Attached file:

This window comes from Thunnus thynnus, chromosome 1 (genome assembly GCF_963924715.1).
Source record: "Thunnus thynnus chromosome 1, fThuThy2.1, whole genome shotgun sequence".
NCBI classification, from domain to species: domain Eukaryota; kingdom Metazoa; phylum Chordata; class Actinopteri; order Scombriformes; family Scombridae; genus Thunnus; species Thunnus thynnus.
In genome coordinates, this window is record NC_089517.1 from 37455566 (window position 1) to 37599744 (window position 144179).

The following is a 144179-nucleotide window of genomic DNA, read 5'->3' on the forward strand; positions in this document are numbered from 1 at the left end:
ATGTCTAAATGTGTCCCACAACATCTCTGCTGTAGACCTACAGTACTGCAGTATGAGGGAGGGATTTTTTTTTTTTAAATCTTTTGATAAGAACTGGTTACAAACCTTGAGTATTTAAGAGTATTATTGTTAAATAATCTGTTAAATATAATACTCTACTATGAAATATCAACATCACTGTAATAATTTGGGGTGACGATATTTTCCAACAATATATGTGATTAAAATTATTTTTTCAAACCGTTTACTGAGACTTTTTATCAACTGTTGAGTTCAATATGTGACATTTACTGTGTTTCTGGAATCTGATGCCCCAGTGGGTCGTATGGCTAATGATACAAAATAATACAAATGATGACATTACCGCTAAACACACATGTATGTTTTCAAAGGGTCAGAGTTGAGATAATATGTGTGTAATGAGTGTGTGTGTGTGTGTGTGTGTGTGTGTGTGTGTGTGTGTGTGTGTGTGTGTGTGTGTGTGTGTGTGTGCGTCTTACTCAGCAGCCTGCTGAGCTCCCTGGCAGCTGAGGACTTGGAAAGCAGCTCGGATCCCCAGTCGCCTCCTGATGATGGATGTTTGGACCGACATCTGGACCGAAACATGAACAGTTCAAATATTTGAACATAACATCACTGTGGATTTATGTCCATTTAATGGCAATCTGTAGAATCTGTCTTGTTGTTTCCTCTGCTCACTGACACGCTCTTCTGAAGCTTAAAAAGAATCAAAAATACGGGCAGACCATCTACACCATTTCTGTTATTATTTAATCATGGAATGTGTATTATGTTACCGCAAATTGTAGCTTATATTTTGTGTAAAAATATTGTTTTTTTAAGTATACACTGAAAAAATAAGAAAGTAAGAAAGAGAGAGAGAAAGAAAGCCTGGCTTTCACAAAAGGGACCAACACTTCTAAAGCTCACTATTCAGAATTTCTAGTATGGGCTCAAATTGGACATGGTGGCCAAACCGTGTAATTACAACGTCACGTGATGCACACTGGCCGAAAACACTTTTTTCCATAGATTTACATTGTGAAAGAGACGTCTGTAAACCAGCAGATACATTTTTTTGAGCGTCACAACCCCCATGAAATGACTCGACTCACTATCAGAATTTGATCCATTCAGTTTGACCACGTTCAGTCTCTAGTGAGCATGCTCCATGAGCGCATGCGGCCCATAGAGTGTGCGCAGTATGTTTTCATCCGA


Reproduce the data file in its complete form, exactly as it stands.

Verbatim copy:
This window comes from Thunnus thynnus, chromosome 1 (genome assembly GCF_963924715.1).
Source record: "Thunnus thynnus chromosome 1, fThuThy2.1, whole genome shotgun sequence".
NCBI classification, from domain to species: domain Eukaryota; kingdom Metazoa; phylum Chordata; class Actinopteri; order Scombriformes; family Scombridae; genus Thunnus; species Thunnus thynnus.
In genome coordinates, this window is record NC_089517.1 from 37455566 (window position 1) to 37599744 (window position 144179).

The following is a 144179-nucleotide window of genomic DNA, read 5'->3' on the forward strand; positions in this document are numbered from 1 at the left end:
ATGTCTAAATGTGTCCCACAACATCTCTGCTGTAGACCTACAGTACTGCAGTATGAGGGAGGGATTTTTTTTTTTTAAATCTTTTGATAAGAACTGGTTACAAACCTTGAGTATTTAAGAGTATTATTGTTAAATAATCTGTTAAATATAATACTCTACTATGAAATATCAACATCACTGTAATAATTTGGGGTGACGATATTTTCCAACAATATATGTGATTAAAATTATTTTTTCAAACCGTTTACTGAGACTTTTTATCAACTGTTGAGTTCAATATGTGACATTTACTGTGTTTCTGGAATCTGATGCCCCAGTGGGTCGTATGGCTAATGATACAAAATAATACAAATGATGACATTACCGCTAAACACACATGTATGTTTTCAAAGGGTCAGAGTTGAGATAATATGTGTGTAATGAGTGTGTGTGTGTGTGTGTGTGTGTGTGTGTGTGTGTGTGTGTGTGTGTGTGTGTGTGTGTGTGTGTGTGCGTCTTACTCAGCAGCCTGCTGAGCTCCCTGGCAGCTGAGGACTTGGAAAGCAGCTCGGATCCCCAGTCGCCTCCTGATGATGGATGTTTGGACCGACATCTGGACCGAAACATGAACAGTTCAAATATTTGAACATAACATCACTGTGGATTTATGTCCATTTAATGGCAATCTGTAGAATCTGTCTTGTTGTTTCCTCTGCTCACTGACACGCTCTTCTGAAGCTTAAAAAGAATCAAAAATACGGGCAGACCATCTACACCATTTCTGTTATTATTTAATCATGGAATGTGTATTATGTTACCGCAAATTGTAGCTTATATTTTGTGTAAAAATATTGTTTTTTTAAGTATACACTGAAAAAATAAGAAAGTAAGAAAGAGAGAGAGAAAGAAAGCCTGGCTTTCACAAAAGGGACCAACACTTCTAAAGCTCACTATTCAGAATTTCTAGTATGGGCTCAAATTGGACATGGTGGCCAAACCGTGTAATTACAACGTCACGTGATGCACACTGGCCGAAAACACTTTTTTCCATAGATTTACATTGTGAAAGAGACGTCTGTAAACCAGCAGATACATTTTTTTGAGCGTCACAACCCCCATGAAATGACTCGACTCACTATCAGAATTTGATCCATTCAGTTTGACCACGTTCAGTCTCTAGTGAGCATGCTCCATGAGCGCATGCGGCCCATAGAGTGTGCGCAGTATGTTTTCATCCGA